Badia a Coltibuono
Summary: If you are interested in a historical tour and a wine tasting, Badia a Coltibuono is an excellent site to visit. Our tour guide was knowledgeable and friendly. Enjoy viewing not only the11th century building but also the frescos and furniture throughout the touring area. A restaurant is located on the property.
The journey from San Gimignano to Badia a Coltibuono was along a long and circuitous route. Fortunately, the narrow roads were easily passable and traffic was minimal. At a few places roads narrowed to one lane over bridges. The vineyards and olive groves along the lower hillsides were clearly visible. As the roads rose up and around the hills of Chianti, deciduous trees covered with green and yellow foliage lined the way. Occasionally the road wanders through towns lining the way with stone houses built long ago. Visitors may want to plan extra time to stop and walk the local towns and perhaps to stop for lunch at one of the restaurants.
The approach to the winery leads to a spectacular view of a tall bell tower overlooking a valley of trees and high hills on the other side. The entrance is located on the far side of the church. The 11th century church is open but to access the wine tasting area ring the bell next to the side door. The vineyards and winery are located elsewhere in the Chianti Classico appellation. Wine is aged at this historical site.
Upon entering, we went to a long hallway with large windows overlooking an inner courtyard. Our English-speaking guide related that the Benedictine Monks built the church and tower in the 11th century. Over a doorway, the year 1160 is inscribed. The Monks farmed the area and became famous for their wines. Many changes have occurred during the intervening years. Additions were added to the structure.
The hallway has old one-of-a-kind pieces of furniture. The high ceilings are accented with many arches.To the left, one can view the courtyard. In the courtyard is a large fountain, unused at the time of our visit. Upon entering a room that had more modern features, we noticed a bicycle, child’s yellow convertible car and two old sewing machines.
As you pass through the corridors, immerse yourself in the history of Badia. View the large frescos that are plentiful throughout the building. Many are of a religious theme.
Along the side wall, there was a long table with several wine glasses and two wine bottles. Our guide talked about the wine and distributed Schott wine glasses with a tasting. The wine glasses were large similar to Riedel glassware. At Badia you have time to enjoy a tasting. The Schott glassware were filled about a third full, much more wine than a typical tasting in the U.S. You carry the wine glass with you throughout the tour. Although dump buckets were available, most of the group on the tour enjoyed tasting the wine throughout the tour. Along the way we would stop to taste a different Badia wine. This first tasting was Cancelli IGT, a young wine made from the Sangiovese grape. It had a dark red fruit and black cherries nose with an acid and fruit balance and the hint of soft tannins on the finish.
Next we went to another hallway and a short distance from the cellar door we enjoyed our second tasting. This wine was Cetamura Chianti DOCG produced with 90% Sangiovese and 10% Canaiolo. It had a fruit flavor, was dry and the acid and tannins were balanced. The group of twelve enjoyed tasting the wine and conversing about it and other topics of interest. Our guide took plenty of time during the tastings to answer questions about the history and the wine at Badia.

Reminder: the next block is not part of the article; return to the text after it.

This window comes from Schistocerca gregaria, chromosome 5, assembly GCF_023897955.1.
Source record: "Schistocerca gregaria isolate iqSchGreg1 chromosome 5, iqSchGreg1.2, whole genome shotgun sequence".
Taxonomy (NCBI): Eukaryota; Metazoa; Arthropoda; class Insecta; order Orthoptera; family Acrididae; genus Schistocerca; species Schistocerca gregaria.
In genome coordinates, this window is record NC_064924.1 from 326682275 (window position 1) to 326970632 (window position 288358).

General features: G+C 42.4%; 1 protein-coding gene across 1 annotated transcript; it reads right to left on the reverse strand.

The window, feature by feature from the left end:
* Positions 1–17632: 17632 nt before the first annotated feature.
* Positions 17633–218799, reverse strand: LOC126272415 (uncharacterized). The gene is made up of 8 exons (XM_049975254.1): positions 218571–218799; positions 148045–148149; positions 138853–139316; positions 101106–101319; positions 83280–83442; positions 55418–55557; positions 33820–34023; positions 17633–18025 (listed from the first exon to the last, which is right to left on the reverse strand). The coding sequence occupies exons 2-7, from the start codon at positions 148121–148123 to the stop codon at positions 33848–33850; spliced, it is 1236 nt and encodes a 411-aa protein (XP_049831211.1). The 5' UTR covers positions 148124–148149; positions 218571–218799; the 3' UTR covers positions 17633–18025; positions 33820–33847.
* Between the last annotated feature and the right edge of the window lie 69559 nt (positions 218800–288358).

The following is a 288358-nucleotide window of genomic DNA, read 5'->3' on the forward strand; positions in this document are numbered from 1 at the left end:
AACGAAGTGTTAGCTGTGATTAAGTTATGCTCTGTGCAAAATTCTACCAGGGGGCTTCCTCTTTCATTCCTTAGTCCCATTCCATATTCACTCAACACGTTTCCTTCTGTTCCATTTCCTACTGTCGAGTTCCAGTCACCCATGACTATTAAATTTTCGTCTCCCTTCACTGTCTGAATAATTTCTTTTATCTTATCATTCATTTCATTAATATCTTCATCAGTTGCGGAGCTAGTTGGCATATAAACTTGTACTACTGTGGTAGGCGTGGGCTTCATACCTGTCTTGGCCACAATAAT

Now it was time to enter the ancient wine cellar. The cellar was originally the crypt and burial chamber but eventually the burial chamber was moved. Here we saw very large oak barrels aging many liters of wine. The barrels are French oak filled with Chianti Classico. Leonardo de Vinci designed the top of the barrel. The cellar similar to a large cave had lichen growing on the walls and the air was damp. Reaching the end of one tunnel, we arrived in a small room where wines were aging. Many years had past since these bottles had been touched. A thick layer of dust covered the bottles. The earliest bottles being stored were from 1937. Only about five bottles of the 1937 wine were on the shelf.
After we left the cellar behind, we entered a separate room where we enjoyed our third tasting. The Sangioveto di Toscana IGT was produced from 100% Sangiovese grapes, aged in oak for one year then aged another year in bottles. We tasted a 2001 vintage. It had a dark ruby red color with hints of raisins and a black cherries bouquet. It had a fruit taste and balanced acids and tannins. This wine will improve with aging.
Medici is the second surname of the family-run winery and vineyards. Today four brothers own Badia a Coltibuono, each in charge of a different aspect. The four areas are vineyard & winery, restaurant, bed and breakfast and the cooking school. Badia a Coltibuono produces about 125,000 cases of wine. The wines are distributed throughout the world. The family produced wine in the 1800’s but has only produced wine commercially for the past 25 years. Presently they have 77 hectares (190 acres) of vineyards.
Beyond the large stone church is the restaurant located in a renovated building. If you decide to eat here, you may want to try the boar stew, or perhaps the baked potato sliced with butter and bay leaves between.
GPS N 43° 29.683’ E 011° 27.066’
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